- Enel and Greenpeace join to eliminate carbon emissions by 2050
- Enel's Starace and Greenpeace's Naidoo agree on climate goals
One wears an impeccably tailored navy blue suit. The other sports a giraffe-print dashiki shirt.
Meet the renewable-energy odd couple, the environmental activist and his onetime target, the chief of Italy’s largest utility.
A year ago, Kumi Naidoo, the head of Greenpeace International, and Francesco Starace were sworn enemies, after the group said Enel SpA’s coal plants were killing people. Now, they’re drinking orange juice together at the Four Seasons in New York, discussing the urgent need to fight global warming.
“We were not only not talking to each other, we had legal claims against each other," recalled Starace, who took over as Enel’s chief executive officer in May 2014. He’s expected to discuss the company’s shift to renewable energy during a keynote address Monday at the Bloomberg New Energy Finance Summit in London.
“We thought that what Enel was doing was critically necessary and that we needed to acknowledge and encourage it,” Naidoo, 50, said during a joint interview with Starace at the Manhattan hotel. “It was a first, and we welcomed their actions."
The dispute dates to 2012, when Greenpeace introduced a publicity campaign to draw attention to Enel’s coal plants, which it said were belching enough pollution to kill 1,000 Europeans each year. Rome-based Enel responded with a lawsuit, demanding Greenpeace take down part of its website and withdraw the assertions.
While an Italian court eventually ruled in Greenpeace’s favor, the litigation dragged on until Enel dropped the suit this year. Starace said the decision is part of an effort to transform the utility from a coal-powered behemoth to a climate-friendly champion of wind and solar. And with his new ally Naidoo, he’s seeking to spread the gospel to other utility executives.
“We have to acknowledge that the climate clock is ticking and time is of the essence," said Starace, 60. Conventional fossil fuels and nuclear power plants are “a trap,” he said. “A trap for companies to die."
Starache expanded on the warning during Monday’s Summit conference: “It is very easy to destroy value on these kinds of investments," he told the audience. “We should stop doing that. The track record this industry has on very large investments is very poor.”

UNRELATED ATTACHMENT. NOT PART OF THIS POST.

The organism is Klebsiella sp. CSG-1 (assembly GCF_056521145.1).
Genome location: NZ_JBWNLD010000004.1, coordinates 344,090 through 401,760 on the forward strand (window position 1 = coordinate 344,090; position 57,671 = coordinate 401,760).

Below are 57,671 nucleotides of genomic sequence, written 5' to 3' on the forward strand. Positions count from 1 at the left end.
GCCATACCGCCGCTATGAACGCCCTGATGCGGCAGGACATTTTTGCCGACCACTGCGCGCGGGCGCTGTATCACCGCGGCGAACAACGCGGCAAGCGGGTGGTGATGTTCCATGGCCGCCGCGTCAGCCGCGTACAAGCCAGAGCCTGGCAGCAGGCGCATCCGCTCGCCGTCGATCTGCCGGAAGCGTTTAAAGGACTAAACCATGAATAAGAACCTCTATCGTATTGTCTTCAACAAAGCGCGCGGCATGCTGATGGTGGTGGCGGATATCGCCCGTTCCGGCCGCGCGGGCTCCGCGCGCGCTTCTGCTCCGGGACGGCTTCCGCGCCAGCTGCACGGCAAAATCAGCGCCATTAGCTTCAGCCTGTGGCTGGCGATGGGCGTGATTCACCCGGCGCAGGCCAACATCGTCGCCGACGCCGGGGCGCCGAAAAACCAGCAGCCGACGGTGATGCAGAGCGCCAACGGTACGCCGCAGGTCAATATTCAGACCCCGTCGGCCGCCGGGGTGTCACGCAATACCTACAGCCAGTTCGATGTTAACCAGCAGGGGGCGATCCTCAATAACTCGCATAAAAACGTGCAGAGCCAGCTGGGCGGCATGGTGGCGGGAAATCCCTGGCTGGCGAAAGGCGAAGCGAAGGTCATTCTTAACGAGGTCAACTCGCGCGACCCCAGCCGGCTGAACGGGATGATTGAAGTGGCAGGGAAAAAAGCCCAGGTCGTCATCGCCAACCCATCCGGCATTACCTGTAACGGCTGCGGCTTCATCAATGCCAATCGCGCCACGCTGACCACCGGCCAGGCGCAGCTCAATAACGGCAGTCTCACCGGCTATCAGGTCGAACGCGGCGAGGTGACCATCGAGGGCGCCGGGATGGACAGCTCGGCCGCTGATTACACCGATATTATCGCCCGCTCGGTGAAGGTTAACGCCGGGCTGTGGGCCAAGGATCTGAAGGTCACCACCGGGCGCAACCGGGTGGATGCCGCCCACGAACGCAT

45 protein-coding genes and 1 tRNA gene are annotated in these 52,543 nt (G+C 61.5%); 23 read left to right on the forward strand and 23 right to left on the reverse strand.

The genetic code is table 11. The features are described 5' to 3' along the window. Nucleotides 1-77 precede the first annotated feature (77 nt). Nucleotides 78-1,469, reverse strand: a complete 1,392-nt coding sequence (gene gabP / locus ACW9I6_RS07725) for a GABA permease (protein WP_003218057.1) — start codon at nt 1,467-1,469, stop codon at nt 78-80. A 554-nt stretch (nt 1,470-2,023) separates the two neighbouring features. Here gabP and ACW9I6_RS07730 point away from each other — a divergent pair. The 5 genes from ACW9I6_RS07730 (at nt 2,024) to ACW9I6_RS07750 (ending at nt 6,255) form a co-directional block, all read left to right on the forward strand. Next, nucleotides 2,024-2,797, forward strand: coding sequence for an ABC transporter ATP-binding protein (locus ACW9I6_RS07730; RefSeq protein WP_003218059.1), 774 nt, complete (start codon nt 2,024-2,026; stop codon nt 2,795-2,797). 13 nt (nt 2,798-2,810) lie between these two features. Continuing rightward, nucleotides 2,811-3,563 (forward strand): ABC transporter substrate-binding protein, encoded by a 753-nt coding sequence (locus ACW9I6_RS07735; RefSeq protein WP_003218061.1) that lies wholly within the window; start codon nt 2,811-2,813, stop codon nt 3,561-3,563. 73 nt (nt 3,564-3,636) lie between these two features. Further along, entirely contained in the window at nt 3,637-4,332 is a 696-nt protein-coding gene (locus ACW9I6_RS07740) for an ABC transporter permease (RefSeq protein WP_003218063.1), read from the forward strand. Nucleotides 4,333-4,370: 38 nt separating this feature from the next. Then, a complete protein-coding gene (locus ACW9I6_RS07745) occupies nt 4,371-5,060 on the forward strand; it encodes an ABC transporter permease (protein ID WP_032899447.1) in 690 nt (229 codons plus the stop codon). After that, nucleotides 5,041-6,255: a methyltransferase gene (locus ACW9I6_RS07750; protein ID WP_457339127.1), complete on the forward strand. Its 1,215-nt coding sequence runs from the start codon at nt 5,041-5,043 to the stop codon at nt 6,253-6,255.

Enel is one of several utilities backing away from fossil fuels. As renewable energy becomes both more effective and affordable, and increased regulation of greenhouse gases becomes more certain, a growing number of power companies are recognizing that their historical reliance on coal will face increasing challenges.
Germany’s largest power company, EON SE, announced plans in November to focus on renewable energy and distribution, while consolidating its oil and gas operations and conventional generation assets into a new independent company. NRG Energy Inc., the biggest U.S. independent power producer, is in the process of forming a separate unit for its clean-power assets.
Under Starace, Enel has pledged to close 23 coal plants in Italy, roughly half its fleet, and canceled plans for two more in Italy and Chile. Enel Green Power, the unit Starace formerly ran, is pursuing renewable projects from Brazil to India to Oklahoma. The state-owned company has committed to being carbon-neutral by 2050.
All that made Greenpeace take notice, said Naidoo, a former human-rights campaigner from South Africa.
Enel and Greenpeace held talks in March in an attempt to end their feud. They agreed to work together to encourage other utilities to shift away from fossil fuels. In July, Starace held a teleconference with Greenpeace leaders around the world, as Naidoo tried to calm reservations about teaming up with the former adversary.
On Enel’s side “there was a little bit of fear that we would be manipulated, exploited," Starace said. “The moment I saw him, I knew that was not the case."
Starace sees the business case for embracing renewables, not just an environmental cause. Big nuclear and coal plants lock utilities into long-term investments that run over budget and don’t keep up with new technology, he said. Yet breaking that cycle requires a transition that’s by no means painless -- Enel produced 29 percent of its power from coal last year, according to company figures.
“You need to be willing to say, even if it’s my own arm, I’ll cut it off if it’s not needed," Starace said. “Big is bad. Our strategy is much more flexible and modular then it was before, and more adaptable to the world we live in."
Enel plans to retire 13 gigawatts of fossil-fuel power by 2020. Starace said his newest coal plant was completed last year and may be retired before its expected 40-year life is up.
“I doubt it will get to 2030," he said.
“He’s moving away from a fetishism of big, centralized energy plants," he said. “The ethical thing, the economically right thing to do, is not pour more investment into that."